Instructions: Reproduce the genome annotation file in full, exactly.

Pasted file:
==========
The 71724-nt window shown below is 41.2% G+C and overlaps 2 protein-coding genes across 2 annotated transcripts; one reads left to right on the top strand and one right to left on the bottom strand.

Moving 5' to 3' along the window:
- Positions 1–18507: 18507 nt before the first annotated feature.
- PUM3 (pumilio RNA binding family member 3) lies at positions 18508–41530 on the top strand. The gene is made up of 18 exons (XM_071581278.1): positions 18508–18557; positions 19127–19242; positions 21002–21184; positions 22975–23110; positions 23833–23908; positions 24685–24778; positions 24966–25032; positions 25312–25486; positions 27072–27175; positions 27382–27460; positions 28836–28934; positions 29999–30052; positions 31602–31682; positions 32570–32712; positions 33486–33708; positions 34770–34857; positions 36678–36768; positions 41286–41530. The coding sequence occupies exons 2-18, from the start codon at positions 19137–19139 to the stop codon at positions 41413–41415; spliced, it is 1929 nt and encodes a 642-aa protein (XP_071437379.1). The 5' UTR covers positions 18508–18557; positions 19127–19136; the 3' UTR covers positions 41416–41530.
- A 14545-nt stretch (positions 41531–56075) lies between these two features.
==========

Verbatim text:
The 71724-nt window shown below is 41.2% G+C and overlaps 2 protein-coding genes across 2 annotated transcripts; one reads left to right on the top strand and one right to left on the bottom strand.

Moving 5' to 3' along the window:
- Positions 1–18507: 18507 nt before the first annotated feature.
- PUM3 (pumilio RNA binding family member 3) lies at positions 18508–41530 on the top strand. The gene is made up of 18 exons (XM_071581278.1): positions 18508–18557; positions 19127–19242; positions 21002–21184; positions 22975–23110; positions 23833–23908; positions 24685–24778; positions 24966–25032; positions 25312–25486; positions 27072–27175; positions 27382–27460; positions 28836–28934; positions 29999–30052; positions 31602–31682; positions 32570–32712; positions 33486–33708; positions 34770–34857; positions 36678–36768; positions 41286–41530. The coding sequence occupies exons 2-18, from the start codon at positions 19137–19139 to the stop codon at positions 41413–41415; spliced, it is 1929 nt and encodes a 642-aa protein (XP_071437379.1). The 5' UTR covers positions 18508–18557; positions 19127–19136; the 3' UTR covers positions 41416–41530.
- A 14545-nt stretch (positions 41531–56075) lies between these two features.